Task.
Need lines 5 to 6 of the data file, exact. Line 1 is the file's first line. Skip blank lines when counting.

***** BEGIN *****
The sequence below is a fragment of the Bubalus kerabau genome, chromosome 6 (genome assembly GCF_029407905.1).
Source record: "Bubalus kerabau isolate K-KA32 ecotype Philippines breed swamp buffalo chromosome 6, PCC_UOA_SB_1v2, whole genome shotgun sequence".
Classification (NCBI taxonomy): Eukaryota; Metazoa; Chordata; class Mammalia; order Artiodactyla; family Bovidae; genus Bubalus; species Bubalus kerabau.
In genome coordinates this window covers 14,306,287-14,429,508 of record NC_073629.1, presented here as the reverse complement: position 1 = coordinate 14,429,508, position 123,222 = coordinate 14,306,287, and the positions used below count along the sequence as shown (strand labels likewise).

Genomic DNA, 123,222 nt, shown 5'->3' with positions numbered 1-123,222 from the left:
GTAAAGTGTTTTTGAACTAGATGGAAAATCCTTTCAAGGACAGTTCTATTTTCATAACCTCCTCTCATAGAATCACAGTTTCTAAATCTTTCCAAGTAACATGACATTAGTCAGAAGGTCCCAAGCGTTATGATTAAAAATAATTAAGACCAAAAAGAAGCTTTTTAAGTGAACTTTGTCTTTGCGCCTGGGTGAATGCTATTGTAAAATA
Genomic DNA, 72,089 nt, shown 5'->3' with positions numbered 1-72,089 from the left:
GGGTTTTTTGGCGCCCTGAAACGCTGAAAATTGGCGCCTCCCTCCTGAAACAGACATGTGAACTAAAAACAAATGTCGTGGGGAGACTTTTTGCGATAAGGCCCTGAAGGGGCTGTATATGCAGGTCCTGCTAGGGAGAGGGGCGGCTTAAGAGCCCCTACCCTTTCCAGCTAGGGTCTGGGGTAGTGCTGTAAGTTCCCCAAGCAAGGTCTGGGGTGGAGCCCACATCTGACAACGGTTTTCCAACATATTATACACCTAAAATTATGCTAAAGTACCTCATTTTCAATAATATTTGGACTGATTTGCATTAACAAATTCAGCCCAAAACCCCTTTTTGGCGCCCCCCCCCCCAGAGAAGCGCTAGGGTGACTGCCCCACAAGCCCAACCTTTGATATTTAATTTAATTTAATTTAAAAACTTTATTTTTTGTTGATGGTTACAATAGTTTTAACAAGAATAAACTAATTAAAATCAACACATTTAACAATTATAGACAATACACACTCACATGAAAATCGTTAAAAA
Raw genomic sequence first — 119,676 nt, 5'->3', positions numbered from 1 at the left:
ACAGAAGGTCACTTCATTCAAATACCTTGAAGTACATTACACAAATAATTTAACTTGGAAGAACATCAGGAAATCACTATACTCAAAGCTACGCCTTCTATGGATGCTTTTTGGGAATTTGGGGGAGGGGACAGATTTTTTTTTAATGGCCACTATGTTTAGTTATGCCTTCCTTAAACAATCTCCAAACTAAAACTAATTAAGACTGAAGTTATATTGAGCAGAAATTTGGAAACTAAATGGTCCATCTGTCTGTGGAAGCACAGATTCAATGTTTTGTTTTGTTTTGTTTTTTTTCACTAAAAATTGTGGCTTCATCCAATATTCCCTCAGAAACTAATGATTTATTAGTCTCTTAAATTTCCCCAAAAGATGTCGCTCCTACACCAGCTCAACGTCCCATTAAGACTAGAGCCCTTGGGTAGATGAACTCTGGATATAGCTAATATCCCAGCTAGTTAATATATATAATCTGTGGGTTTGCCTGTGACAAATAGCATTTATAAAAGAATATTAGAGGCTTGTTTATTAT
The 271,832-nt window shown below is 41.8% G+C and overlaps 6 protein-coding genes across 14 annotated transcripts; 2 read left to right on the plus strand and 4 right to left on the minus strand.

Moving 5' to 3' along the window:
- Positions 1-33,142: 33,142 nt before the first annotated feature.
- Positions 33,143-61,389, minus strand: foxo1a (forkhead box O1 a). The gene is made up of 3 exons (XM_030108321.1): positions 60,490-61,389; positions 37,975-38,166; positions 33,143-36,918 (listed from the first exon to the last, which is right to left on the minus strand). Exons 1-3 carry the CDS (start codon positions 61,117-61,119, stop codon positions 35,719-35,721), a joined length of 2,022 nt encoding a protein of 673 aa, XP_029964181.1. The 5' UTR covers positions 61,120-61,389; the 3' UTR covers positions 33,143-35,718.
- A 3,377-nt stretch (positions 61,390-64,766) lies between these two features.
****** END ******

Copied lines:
Genomic DNA, 123,222 nt, shown 5'->3' with positions numbered 1-123,222 from the left:
GTAAAGTGTTTTTGAACTAGATGGAAAATCCTTTCAAGGACAGTTCTATTTTCATAACCTCCTCTCATAGAATCACAGTTTCTAAATCTTTCCAAGTAACATGACATTAGTCAGAAGGTCCCAAGCGTTATGATTAAAAATAATTAAGACCAAAAAGAAGCTTTTTAAGTGAACTTTGTCTTTGCGCCTGGGTGAATGCTATTGTAAAATA